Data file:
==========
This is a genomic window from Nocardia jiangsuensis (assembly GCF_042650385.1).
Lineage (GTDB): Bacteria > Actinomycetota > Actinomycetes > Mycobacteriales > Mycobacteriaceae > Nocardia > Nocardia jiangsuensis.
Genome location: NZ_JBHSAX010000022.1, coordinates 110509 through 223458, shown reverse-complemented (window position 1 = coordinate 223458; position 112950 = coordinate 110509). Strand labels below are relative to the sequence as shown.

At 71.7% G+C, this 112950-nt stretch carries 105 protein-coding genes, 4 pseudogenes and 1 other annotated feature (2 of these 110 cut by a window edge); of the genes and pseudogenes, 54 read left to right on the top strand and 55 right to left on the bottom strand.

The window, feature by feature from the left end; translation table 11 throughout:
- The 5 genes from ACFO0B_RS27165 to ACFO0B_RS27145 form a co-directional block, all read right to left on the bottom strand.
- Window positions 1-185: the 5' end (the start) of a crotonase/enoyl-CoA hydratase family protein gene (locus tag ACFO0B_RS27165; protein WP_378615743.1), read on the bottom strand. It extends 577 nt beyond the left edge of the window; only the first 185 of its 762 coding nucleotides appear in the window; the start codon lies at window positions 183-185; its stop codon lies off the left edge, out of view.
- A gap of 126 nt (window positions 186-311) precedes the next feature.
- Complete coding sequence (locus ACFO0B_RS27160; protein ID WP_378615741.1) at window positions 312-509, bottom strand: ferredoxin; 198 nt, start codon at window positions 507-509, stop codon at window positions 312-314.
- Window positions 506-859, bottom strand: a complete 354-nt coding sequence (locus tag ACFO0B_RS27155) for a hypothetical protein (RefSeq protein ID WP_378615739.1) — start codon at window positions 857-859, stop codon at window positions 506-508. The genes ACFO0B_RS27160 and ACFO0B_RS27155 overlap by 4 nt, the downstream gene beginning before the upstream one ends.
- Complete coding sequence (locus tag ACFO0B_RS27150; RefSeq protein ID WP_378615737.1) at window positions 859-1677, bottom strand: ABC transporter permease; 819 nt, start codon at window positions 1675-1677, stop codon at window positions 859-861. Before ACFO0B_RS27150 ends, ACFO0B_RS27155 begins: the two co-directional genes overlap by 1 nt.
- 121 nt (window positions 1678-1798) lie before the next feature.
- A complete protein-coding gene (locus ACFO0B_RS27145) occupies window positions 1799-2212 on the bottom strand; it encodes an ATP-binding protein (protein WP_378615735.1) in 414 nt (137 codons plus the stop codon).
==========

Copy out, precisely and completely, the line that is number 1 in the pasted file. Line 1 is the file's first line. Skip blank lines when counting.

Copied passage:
This is a genomic window from Nocardia jiangsuensis (assembly GCF_042650385.1).